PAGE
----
THE LABYRINTHIAN VAULTS OF CONSTANTINOPLE, like a treasure trove of thought, held the manuscripts of Plato for 1500 years. Yesterday, I read Plato for a course I am taking here, and the professor mentioned that Constantinople was one of the holding places for the writings of Plato, Aristotle, and other ancient intellects for centuries. When the professor said that, and I simultaneously held a text of Aristotle in my hand, I was struck by the powerful, overwhelming transfer of knowledge which has allowed me to examine and experience Aristotle’s thought process some 2300 years after he lived. It may sound trivial, but there is something remarkable even about the physical proximity one has in Istanbul to the vaults of ancient knowledge which held ancient voices and timeless wisdom, ultimately enabling the Renaissance and largely paving the way for how we think about the world today. I am also amazed that something as ostensibly simple as text can preserve and disseminate one person’s thoughts across two millennia. Indeed, text is a bridge that spans time.
Istanbul, at least colloquially, is also a bridge. The famous tagline of Istanbul is that it is “the bridge between the East and the West,” a description I used to tout frequently. But being here, walking the streets of the city, and reading extensively about its history and people, I have begun to deconstruct this typical characterization of Istanbul, based on several foundations. First and foremost, I think that there is a contradiction in the very wording of the phrase “bridge between the East and the West.” At first glance, the phrase connotes that the East and West and separate, distinct entities. If they were not separate and distinct, no bridge would be necessary. And yet, the notion of a bridge suggests that two regions are not distinct, as it implies a constant interchange between the two. This brings me to another point: I have come to believe that the separation of East and West is entirely a construction, particularly a Western one, which we have created in order to help conceptualize a world with which we are unfamiliar. But studying the history both of the West and the Middle East, one cannot possibly sustain the idea that the two entities operate on different axes of thought, especially when one considers the thicket of historical entanglement between the two (and there I go again, perpetuating the divide, in using between the two – language of separation). Basically what I am saying is that Samuel P. Huntington got it dead wrong; there is no “Clash of Civilizations.” That is not to say that there are not strong cultural differences, political disparities, and very real problems which repeatedly come between East and West. Rather, I just want to suggest that the situation is far more complex, and entails much more than a simple divide, a simple geographical, religious, and political partition.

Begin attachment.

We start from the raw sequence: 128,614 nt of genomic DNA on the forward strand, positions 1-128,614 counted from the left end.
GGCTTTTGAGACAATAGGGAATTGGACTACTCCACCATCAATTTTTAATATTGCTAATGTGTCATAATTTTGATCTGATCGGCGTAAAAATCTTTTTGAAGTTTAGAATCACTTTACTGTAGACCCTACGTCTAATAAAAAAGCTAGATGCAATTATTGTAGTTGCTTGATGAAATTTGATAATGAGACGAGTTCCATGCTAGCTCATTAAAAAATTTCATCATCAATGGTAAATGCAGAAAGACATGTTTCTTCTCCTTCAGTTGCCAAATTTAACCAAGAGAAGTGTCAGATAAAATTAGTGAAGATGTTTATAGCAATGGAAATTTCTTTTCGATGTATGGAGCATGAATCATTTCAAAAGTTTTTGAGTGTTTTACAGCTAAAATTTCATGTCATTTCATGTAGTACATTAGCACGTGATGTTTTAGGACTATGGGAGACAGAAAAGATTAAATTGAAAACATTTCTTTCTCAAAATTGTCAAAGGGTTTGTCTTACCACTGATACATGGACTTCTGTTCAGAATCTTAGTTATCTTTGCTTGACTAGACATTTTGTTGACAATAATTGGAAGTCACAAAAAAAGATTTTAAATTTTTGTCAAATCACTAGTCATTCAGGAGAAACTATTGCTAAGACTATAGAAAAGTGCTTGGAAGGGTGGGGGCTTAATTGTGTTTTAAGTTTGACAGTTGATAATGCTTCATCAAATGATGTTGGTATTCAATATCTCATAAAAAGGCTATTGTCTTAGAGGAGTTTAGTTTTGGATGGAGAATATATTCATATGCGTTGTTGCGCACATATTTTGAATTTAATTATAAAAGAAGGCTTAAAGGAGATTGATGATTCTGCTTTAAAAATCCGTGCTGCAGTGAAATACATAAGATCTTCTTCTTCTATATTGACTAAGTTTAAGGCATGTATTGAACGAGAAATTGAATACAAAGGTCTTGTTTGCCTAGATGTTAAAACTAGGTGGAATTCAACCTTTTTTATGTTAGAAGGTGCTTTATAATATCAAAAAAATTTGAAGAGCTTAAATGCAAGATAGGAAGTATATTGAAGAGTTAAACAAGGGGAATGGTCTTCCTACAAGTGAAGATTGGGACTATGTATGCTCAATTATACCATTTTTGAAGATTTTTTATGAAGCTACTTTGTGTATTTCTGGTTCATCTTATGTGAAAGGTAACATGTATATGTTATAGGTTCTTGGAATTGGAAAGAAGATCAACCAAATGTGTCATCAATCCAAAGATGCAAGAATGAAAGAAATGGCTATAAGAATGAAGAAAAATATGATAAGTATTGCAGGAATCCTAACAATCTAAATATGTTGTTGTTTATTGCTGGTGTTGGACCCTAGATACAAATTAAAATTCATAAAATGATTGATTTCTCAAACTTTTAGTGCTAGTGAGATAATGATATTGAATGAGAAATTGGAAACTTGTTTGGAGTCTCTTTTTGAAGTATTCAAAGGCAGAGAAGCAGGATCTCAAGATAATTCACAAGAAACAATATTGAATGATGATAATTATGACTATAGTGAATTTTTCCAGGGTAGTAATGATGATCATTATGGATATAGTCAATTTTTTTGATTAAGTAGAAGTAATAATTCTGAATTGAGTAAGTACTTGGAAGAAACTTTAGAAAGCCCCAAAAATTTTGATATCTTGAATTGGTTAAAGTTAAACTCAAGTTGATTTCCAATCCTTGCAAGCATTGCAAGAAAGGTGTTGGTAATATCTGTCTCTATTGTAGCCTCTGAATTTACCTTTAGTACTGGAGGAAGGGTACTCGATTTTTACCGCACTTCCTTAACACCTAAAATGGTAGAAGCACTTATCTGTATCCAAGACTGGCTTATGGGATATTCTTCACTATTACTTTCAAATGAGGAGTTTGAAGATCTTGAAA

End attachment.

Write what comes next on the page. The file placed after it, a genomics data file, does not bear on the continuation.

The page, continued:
Of course, I am not alone in these thoughts. Edward Said gave a really fascinating lecture on this topic, which you may wish to view right here:
I find these topics endlessly fascinating. They really do get one thinking about all of the models we use to construct our conception of the world.